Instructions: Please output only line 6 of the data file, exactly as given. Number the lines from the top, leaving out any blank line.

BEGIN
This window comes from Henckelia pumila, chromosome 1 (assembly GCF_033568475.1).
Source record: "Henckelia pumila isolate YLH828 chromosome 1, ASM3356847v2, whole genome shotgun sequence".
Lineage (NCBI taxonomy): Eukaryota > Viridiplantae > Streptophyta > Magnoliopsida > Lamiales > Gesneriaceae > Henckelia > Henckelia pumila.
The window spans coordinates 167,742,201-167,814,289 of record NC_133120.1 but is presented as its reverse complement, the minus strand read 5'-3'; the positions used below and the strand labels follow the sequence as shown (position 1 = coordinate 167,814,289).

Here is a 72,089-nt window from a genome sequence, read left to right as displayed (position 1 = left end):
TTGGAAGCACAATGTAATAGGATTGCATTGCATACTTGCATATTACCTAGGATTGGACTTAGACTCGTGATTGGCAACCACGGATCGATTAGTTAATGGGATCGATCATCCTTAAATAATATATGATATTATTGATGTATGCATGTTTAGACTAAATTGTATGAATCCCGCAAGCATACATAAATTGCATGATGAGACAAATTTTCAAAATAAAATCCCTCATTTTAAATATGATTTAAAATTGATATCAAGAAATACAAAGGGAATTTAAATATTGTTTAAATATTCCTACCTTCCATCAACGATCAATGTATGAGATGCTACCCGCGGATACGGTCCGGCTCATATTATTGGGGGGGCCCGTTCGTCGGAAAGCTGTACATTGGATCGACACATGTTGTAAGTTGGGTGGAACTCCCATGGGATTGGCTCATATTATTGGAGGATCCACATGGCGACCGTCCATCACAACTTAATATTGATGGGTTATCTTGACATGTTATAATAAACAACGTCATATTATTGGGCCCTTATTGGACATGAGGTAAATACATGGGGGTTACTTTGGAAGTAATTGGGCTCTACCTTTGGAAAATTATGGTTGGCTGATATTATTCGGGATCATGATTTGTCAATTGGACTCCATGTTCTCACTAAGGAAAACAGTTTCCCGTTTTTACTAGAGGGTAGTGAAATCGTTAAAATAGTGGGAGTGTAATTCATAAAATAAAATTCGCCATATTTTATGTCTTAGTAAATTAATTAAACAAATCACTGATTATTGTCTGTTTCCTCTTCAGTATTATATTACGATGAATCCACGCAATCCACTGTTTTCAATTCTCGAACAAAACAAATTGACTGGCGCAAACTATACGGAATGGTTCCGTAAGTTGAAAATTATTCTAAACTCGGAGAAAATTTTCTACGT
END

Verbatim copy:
TTGGAAGCACAATGTAATAGGATTGCATTGCATACTTGCATATTACCTAGGATTGGACTTAGACTCGTGATTGGCAACCACGGATCGATTAGTTAATGGGATCGATCATCCTTAAATAATATATGATATTATTGATGTATGCATGTTTAGACTAAATTGTATGAATCCCGCAAGCATACATAAATTGCATGATGAGACAAATTTTCAAAATAAAATCCCTCATTTTAAATATGATTTAAAATTGATATCAAGAAATACAAAGGGAATTTAAATATTGTTTAAATATTCCTACCTTCCATCAACGATCAATGTATGAGATGCTACCCGCGGATACGGTCCGGCTCATATTATTGGGGGGGCCCGTTCGTCGGAAAGCTGTACATTGGATCGACACATGTTGTAAGTTGGGTGGAACTCCCATGGGATTGGCTCATATTATTGGAGGATCCACATGGCGACCGTCCATCACAACTTAATATTGATGGGTTATCTTGACATGTTATAATAAACAACGTCATATTATTGGGCCCTTATTGGACATGAGGTAAATACATGGGGGTTACTTTGGAAGTAATTGGGCTCTACCTTTGGAAAATTATGGTTGGCTGATATTATTCGGGATCATGATTTGTCAATTGGACTCCATGTTCTCACTAAGGAAAACAGTTTCCCGTTTTTACTAGAGGGTAGTGAAATCGTTAAAATAGTGGGAGTGTAATTCATAAAATAAAATTCGCCATATTTTATGTCTTAGTAAATTAATTAAACAAATCACTGATTATTGTCTGTTTCCTCTTCAGTATTATATTACGATGAATCCACGCAATCCACTGTTTTCAATTCTCGAACAAAACAAATTGACTGGCGCAAACTATACGGAATGGTTCCGTAAGTTGAAAATTATTCTAAACTCGGAGAAAATTTTCTACGT